3 ways to protect your business against cyber attacks

By 2015, financial gain will be the source of 70% of cyber crimes, says Gartner.

Cyber crime is a growing concern as businesses continue to rely on technology. However, simply adding more layers of defense does not necessarily increase security against targeted threats, and instead security controls need to evolve, according to Gartner, Inc.

“Targeted attacks are penetrating standard levels of security controls and causing significant business damage to enterprises that do not evolve their security controls,” said John Pescatore, vice president and distinguished analyst at Gartner. “For the average enterprise, 4% to 8% of executables that pass through antivirus and other common defenses are malicious. Enterprises need to focus on reducing vulnerabilities and increasing monitoring capabilities to deter or more quickly react to evolving threats.”

According to Gartner, targeted attacks have three major goals: disrupting business operations, obtaining use of the business product or service without paying for it, and stealing, destroying or modifying business-critical information. And by 2015, financially motivated attacks will continue to be the source of more than 70% of the most damaging cyber threats.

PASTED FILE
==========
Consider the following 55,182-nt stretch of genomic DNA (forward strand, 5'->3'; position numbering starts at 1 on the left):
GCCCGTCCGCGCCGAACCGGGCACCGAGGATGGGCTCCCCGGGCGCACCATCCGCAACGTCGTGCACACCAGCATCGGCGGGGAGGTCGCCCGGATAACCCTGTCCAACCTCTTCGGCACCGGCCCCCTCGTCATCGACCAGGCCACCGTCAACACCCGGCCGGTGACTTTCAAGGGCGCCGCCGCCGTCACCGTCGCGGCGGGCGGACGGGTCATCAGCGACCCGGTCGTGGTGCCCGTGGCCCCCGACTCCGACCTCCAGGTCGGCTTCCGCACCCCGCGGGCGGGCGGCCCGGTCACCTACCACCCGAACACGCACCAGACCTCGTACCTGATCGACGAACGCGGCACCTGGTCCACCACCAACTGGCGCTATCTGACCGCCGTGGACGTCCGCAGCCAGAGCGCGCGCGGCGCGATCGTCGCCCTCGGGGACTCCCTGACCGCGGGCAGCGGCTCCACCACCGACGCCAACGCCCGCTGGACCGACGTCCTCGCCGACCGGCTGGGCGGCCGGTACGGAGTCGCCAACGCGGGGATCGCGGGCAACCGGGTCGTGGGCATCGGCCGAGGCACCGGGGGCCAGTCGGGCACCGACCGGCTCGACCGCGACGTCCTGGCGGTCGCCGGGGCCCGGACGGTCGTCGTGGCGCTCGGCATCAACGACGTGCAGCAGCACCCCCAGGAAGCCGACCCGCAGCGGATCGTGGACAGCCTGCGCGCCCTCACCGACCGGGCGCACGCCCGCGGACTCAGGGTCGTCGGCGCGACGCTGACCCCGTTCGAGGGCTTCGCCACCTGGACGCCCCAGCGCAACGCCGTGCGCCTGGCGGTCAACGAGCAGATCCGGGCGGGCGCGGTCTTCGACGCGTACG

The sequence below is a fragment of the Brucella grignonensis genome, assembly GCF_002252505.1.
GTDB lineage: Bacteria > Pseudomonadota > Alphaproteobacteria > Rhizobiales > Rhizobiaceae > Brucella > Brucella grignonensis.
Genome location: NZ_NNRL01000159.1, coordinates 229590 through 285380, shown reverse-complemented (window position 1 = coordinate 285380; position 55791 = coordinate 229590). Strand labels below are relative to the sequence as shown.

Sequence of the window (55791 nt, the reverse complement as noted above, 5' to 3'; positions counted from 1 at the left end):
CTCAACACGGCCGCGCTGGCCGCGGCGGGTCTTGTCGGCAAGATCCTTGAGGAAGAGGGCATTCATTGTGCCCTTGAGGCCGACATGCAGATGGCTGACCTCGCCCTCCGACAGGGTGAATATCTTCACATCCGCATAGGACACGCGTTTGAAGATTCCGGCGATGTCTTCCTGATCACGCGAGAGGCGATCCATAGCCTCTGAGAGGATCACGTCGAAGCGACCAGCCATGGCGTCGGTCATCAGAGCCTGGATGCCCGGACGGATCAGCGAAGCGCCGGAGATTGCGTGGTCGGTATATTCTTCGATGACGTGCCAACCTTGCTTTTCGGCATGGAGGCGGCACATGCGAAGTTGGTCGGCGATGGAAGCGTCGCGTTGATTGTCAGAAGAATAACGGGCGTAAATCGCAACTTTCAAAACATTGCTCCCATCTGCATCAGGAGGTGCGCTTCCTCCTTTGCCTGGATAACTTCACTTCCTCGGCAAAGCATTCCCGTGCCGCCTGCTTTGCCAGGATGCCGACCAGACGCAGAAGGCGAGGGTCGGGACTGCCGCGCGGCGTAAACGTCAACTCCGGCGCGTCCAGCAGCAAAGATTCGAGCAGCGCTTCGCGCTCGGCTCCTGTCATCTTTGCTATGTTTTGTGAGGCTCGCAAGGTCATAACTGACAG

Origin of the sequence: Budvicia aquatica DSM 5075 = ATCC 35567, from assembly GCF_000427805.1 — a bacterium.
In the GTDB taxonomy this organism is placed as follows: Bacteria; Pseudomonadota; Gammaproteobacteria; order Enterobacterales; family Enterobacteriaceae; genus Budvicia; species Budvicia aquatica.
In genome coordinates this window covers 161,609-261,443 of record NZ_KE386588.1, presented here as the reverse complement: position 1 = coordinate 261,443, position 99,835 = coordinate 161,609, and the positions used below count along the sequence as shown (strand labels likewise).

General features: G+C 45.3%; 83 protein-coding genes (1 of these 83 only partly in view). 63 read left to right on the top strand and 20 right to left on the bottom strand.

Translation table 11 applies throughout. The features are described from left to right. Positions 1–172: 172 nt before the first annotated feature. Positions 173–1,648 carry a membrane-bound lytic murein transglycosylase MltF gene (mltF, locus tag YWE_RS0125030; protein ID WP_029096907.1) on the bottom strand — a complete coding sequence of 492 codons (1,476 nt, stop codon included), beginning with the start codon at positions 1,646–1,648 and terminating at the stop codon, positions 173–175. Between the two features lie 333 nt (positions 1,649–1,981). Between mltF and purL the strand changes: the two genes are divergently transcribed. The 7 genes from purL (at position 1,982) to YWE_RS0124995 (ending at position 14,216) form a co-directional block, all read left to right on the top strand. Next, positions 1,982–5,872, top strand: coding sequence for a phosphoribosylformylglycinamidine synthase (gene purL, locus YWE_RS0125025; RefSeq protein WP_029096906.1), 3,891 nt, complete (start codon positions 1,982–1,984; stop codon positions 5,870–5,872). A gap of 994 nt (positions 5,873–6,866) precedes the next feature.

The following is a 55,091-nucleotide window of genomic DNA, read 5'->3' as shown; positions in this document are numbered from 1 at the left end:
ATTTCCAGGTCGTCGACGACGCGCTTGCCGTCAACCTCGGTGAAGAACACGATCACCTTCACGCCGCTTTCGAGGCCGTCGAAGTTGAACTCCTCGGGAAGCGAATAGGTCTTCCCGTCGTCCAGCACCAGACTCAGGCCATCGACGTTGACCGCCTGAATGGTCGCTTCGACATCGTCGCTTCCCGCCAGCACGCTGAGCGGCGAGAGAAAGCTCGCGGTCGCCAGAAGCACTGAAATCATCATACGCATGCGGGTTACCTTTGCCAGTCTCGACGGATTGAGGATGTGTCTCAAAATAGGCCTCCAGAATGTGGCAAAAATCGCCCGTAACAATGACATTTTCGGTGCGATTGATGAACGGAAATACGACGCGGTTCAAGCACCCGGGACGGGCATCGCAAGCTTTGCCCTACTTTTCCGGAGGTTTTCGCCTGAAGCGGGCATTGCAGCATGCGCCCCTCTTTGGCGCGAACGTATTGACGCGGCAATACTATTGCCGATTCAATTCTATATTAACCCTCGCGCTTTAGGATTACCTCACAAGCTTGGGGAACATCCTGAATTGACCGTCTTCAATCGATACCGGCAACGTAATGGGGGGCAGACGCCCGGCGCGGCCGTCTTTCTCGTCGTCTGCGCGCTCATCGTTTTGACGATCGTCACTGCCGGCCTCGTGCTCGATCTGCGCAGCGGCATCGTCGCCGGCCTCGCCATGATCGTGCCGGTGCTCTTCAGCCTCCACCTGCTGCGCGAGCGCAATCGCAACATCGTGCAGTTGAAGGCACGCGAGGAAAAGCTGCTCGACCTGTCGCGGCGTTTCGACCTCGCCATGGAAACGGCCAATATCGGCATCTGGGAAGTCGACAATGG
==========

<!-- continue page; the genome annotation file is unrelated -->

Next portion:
Gartner has identified the following strategies that businesses can implement to deal with these threats.

1. Own the vulnerability; don’t blame the threat. There are no unstoppable forces in cyber attacks. If IT leaders close the vulnerability, then they stop the curious teenager, the experimental hacker, the cyber criminal and the information warrior. Many attacks that include zero-day exploits often use well-known vulnerabilities as part of the overall attacks.

2. Evolve defenses; don’t just add layers. The best approach to reducing the risk of compromise is always “security in depth”—if the enterprise can afford it. Affording it means not just having the money to buy increasing numbers of security products, but also the staff and operations support to use and integrate everything together. Having more security layers does not automatically mean more security.

3. Focus on security, not compliance. There is a big difference between compliance and security. Due diligence from a compliance perspective is simply limiting the company’s liability from legal action—it is never the answer to dealing with advanced threats or living up to customers’ trust.

“A lean-forward approach to security is going beyond the due diligence level of the standard network security and vulnerability assessment controls, and using tools and processes to continuously look for active threats on the internal networks,” Pescatore said. “However, IT leaders must be prepared to invest in and staff lean-forward processes and they must be prepared to take action if they find something.”

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